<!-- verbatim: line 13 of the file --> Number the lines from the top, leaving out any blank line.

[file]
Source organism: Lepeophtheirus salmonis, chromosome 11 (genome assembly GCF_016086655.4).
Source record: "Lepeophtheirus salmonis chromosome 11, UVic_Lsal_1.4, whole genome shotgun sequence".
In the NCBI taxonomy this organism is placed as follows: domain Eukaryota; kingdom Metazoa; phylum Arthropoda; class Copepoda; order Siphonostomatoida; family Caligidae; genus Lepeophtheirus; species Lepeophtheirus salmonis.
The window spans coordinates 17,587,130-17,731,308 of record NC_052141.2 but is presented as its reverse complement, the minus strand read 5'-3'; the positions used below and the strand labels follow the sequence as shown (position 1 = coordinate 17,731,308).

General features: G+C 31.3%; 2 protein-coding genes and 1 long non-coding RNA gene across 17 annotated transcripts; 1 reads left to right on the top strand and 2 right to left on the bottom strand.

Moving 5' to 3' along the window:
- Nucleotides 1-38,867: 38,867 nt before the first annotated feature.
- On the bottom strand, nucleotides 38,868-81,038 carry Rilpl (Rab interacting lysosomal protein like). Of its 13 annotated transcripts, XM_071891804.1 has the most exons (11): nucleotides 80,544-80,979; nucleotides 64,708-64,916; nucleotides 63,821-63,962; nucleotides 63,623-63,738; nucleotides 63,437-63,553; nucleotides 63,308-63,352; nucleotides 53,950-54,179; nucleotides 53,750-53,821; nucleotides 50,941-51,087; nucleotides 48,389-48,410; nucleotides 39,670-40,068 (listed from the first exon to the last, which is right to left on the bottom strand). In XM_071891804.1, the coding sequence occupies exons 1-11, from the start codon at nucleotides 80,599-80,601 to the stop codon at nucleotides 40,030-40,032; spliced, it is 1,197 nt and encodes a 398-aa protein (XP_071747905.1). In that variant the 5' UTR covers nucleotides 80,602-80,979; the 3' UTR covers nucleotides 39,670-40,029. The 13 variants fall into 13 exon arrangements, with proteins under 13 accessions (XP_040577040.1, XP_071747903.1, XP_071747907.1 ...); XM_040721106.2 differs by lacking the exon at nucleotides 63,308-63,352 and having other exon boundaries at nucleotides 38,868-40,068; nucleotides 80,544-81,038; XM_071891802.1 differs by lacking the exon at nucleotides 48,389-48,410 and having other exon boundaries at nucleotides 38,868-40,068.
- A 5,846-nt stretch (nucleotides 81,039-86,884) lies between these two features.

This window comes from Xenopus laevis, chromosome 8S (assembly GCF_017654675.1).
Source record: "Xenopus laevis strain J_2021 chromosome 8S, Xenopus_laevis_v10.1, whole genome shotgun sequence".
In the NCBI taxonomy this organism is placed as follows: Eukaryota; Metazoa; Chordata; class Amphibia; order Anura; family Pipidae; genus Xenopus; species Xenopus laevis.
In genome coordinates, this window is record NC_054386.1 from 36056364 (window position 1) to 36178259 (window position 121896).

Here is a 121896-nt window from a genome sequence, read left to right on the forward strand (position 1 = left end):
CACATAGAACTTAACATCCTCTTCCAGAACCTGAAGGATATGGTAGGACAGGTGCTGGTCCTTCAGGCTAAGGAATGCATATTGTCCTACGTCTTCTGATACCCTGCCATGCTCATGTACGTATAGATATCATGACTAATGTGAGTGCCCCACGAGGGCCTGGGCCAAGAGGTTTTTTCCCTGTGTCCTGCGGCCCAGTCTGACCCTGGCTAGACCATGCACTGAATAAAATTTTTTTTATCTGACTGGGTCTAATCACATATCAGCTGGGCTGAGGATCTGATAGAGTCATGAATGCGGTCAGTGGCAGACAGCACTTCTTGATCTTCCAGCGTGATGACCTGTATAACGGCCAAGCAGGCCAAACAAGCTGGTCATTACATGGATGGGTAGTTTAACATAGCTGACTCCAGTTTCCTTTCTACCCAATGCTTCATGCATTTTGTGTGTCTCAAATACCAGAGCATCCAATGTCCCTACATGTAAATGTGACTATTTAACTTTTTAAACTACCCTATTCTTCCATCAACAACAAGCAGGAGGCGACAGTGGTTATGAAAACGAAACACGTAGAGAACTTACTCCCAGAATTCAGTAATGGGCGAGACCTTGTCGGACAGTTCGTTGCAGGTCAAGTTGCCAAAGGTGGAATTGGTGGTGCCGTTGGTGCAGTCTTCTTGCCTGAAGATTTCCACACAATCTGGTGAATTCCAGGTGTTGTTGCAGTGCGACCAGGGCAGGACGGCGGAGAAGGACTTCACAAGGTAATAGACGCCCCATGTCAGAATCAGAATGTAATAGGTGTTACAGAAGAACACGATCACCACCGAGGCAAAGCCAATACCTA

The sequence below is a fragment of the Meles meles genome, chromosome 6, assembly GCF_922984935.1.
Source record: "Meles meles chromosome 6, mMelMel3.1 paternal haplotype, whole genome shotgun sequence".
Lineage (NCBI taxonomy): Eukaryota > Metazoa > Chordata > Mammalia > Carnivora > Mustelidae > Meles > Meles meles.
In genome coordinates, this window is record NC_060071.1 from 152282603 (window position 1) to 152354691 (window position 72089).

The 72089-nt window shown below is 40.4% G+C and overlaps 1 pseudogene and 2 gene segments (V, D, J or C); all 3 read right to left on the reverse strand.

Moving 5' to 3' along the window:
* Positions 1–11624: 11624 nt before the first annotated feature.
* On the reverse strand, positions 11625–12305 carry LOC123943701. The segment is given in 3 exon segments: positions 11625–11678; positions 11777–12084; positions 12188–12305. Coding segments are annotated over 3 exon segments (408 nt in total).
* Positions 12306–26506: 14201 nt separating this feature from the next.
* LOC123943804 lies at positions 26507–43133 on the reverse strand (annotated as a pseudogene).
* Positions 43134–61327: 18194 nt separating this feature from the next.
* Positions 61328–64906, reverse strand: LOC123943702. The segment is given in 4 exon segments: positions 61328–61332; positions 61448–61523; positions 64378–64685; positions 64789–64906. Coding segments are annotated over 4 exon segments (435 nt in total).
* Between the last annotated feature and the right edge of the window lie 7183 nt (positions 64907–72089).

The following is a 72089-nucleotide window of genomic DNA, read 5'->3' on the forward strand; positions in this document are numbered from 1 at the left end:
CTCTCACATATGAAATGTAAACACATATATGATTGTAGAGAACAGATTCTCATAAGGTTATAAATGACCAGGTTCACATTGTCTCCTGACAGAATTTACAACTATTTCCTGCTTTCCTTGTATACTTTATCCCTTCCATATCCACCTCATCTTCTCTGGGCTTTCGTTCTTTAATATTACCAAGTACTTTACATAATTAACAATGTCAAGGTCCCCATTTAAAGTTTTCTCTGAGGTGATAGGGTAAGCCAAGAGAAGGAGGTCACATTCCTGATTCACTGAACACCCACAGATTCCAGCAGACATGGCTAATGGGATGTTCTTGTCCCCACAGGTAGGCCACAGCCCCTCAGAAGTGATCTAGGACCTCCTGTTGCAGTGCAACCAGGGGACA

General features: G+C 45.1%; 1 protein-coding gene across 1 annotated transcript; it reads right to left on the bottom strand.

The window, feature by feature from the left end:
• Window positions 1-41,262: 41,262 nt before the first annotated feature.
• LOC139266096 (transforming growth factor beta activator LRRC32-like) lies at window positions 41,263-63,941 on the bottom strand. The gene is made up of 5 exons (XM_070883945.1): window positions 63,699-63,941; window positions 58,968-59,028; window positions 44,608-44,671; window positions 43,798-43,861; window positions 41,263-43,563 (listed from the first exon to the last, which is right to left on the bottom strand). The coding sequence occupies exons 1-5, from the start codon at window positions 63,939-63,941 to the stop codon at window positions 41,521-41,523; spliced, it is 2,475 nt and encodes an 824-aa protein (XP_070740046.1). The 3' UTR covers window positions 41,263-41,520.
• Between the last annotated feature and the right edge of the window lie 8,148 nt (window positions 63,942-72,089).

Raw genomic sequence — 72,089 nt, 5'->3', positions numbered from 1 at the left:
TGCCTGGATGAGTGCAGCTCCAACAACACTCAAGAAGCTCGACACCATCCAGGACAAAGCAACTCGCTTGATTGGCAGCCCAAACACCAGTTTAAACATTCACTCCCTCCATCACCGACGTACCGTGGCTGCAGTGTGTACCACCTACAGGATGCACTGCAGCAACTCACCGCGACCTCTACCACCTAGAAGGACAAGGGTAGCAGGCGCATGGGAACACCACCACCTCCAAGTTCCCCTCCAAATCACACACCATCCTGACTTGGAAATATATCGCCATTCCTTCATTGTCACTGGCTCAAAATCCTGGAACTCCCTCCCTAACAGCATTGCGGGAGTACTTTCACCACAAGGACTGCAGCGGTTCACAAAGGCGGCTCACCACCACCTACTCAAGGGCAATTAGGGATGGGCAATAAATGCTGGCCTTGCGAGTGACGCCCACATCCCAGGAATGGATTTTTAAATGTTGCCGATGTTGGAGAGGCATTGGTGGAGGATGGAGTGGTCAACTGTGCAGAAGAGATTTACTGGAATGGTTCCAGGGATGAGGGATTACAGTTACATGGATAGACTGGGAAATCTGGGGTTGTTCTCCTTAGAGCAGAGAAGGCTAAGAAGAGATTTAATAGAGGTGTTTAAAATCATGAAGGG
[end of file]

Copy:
In genome coordinates, this window is record NC_054386.1 from 36056364 (window position 1) to 36178259 (window position 121896).